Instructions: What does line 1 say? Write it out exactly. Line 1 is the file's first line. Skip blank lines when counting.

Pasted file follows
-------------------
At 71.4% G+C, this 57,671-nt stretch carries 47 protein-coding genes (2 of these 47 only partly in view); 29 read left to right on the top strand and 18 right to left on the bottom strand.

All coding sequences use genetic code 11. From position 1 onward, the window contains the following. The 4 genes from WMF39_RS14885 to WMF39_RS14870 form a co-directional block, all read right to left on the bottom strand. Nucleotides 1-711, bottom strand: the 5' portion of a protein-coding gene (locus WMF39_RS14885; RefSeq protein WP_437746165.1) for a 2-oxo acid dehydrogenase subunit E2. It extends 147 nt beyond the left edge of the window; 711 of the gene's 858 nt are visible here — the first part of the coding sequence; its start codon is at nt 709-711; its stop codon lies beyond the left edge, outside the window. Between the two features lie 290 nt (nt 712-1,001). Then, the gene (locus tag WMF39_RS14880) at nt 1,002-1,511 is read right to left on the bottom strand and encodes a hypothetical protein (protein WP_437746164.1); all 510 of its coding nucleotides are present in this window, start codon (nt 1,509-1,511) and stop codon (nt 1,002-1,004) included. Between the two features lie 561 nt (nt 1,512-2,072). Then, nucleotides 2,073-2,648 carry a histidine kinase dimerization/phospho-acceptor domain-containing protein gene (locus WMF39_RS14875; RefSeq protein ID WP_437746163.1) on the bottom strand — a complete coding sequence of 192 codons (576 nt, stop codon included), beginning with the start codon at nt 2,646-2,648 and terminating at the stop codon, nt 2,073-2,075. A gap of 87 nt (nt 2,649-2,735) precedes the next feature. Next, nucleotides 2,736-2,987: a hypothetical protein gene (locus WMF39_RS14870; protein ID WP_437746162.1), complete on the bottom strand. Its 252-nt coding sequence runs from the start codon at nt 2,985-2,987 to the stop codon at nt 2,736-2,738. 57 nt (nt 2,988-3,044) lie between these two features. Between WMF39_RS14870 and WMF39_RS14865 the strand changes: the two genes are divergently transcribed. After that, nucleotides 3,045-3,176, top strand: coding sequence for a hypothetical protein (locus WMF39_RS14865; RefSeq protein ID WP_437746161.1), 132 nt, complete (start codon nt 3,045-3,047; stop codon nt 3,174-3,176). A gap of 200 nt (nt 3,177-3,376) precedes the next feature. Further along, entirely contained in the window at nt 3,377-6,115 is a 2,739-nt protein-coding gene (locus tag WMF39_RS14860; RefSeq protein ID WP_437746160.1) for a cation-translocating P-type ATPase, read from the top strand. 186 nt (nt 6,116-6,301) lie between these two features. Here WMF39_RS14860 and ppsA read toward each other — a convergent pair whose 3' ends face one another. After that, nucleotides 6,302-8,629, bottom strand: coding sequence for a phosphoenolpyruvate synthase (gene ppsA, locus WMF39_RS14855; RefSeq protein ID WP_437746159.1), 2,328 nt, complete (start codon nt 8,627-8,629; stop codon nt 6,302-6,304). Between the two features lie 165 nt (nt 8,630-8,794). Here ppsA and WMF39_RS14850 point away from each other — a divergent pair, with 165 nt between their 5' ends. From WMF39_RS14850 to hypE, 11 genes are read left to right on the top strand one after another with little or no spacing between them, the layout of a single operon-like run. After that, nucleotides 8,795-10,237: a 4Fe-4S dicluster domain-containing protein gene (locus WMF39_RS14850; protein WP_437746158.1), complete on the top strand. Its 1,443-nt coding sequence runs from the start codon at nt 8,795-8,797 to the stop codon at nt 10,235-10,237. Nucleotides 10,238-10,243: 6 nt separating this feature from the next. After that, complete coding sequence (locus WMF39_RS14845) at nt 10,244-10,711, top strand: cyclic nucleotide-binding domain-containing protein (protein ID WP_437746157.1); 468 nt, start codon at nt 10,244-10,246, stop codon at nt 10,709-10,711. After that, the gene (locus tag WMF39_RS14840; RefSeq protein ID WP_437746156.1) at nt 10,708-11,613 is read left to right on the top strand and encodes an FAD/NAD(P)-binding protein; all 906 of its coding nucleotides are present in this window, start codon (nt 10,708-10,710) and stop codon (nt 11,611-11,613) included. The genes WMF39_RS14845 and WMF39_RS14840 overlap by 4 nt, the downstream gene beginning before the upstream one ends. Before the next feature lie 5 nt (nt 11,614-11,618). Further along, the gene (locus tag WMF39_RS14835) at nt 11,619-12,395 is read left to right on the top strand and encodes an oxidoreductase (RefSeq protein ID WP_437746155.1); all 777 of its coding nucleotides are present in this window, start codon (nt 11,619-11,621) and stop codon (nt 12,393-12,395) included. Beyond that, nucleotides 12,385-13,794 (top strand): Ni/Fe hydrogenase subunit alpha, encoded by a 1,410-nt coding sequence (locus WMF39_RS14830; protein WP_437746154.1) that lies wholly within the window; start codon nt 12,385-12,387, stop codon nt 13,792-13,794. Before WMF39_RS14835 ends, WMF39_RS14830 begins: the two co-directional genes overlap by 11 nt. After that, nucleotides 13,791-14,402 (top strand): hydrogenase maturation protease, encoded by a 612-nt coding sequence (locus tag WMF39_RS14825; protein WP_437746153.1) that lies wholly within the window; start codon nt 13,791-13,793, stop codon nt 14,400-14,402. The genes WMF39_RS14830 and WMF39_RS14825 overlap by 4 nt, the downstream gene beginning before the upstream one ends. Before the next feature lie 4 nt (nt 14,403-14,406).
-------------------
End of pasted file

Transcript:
At 71.4% G+C, this 57,671-nt stretch carries 47 protein-coding genes (2 of these 47 only partly in view); 29 read left to right on the top strand and 18 right to left on the bottom strand.